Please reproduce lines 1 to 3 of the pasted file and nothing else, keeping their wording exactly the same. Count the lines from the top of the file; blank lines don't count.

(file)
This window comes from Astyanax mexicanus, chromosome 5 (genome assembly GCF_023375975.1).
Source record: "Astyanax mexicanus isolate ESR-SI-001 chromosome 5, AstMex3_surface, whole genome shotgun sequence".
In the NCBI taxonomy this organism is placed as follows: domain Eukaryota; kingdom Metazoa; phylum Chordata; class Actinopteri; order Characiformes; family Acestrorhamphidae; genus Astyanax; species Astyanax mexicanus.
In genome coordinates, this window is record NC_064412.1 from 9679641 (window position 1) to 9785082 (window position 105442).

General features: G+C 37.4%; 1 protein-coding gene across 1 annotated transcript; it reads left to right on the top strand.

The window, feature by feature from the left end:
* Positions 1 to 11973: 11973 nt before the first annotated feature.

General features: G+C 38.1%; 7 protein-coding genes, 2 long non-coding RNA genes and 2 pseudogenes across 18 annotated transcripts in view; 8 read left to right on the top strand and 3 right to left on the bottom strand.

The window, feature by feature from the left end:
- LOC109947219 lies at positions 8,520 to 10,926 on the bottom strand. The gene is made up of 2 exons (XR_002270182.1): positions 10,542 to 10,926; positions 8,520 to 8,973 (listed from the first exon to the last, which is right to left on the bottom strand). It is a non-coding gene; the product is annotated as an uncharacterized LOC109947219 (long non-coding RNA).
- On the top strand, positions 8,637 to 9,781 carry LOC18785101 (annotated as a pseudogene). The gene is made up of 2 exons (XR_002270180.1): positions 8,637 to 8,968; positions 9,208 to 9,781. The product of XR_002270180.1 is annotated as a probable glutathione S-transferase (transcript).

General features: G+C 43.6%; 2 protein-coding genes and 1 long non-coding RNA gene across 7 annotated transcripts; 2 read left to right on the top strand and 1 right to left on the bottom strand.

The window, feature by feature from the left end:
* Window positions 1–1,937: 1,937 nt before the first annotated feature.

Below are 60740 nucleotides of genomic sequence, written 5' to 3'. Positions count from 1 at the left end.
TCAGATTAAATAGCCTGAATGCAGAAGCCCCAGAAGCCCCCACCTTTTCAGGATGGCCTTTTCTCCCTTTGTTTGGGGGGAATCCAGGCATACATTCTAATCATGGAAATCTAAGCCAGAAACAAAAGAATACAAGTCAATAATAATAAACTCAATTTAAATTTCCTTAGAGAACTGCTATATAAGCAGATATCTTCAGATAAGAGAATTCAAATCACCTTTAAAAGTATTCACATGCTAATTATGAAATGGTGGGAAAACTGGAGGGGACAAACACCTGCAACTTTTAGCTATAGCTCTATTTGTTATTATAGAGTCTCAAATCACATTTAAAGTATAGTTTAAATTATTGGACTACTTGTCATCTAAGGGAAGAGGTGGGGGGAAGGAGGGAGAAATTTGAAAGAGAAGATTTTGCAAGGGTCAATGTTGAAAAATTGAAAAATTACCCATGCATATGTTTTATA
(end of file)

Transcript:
This window comes from Astyanax mexicanus, chromosome 5 (genome assembly GCF_023375975.1).
Source record: "Astyanax mexicanus isolate ESR-SI-001 chromosome 5, AstMex3_surface, whole genome shotgun sequence".
In the NCBI taxonomy this organism is placed as follows: domain Eukaryota; kingdom Metazoa; phylum Chordata; class Actinopteri; order Characiformes; family Acestrorhamphidae; genus Astyanax; species Astyanax mexicanus.